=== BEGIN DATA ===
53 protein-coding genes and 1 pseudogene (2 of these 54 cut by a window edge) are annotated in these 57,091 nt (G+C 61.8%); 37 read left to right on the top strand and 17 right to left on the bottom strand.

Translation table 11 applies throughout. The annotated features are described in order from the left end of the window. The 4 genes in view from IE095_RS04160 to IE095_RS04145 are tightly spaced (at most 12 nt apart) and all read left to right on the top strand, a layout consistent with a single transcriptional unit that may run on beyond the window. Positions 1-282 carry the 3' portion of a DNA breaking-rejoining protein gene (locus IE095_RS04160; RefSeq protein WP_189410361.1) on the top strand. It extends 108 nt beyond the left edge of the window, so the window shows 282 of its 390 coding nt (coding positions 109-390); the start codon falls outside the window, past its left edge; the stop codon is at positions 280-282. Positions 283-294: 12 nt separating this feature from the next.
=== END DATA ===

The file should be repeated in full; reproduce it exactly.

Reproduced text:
53 protein-coding genes and 1 pseudogene (2 of these 54 cut by a window edge) are annotated in these 57,091 nt (G+C 61.8%); 37 read left to right on the top strand and 17 right to left on the bottom strand.

Translation table 11 applies throughout. The annotated features are described in order from the left end of the window. The 4 genes in view from IE095_RS04160 to IE095_RS04145 are tightly spaced (at most 12 nt apart) and all read left to right on the top strand, a layout consistent with a single transcriptional unit that may run on beyond the window. Positions 1-282 carry the 3' portion of a DNA breaking-rejoining protein gene (locus IE095_RS04160; RefSeq protein WP_189410361.1) on the top strand. It extends 108 nt beyond the left edge of the window, so the window shows 282 of its 390 coding nt (coding positions 109-390); the start codon falls outside the window, past its left edge; the stop codon is at positions 280-282. Positions 283-294: 12 nt separating this feature from the next.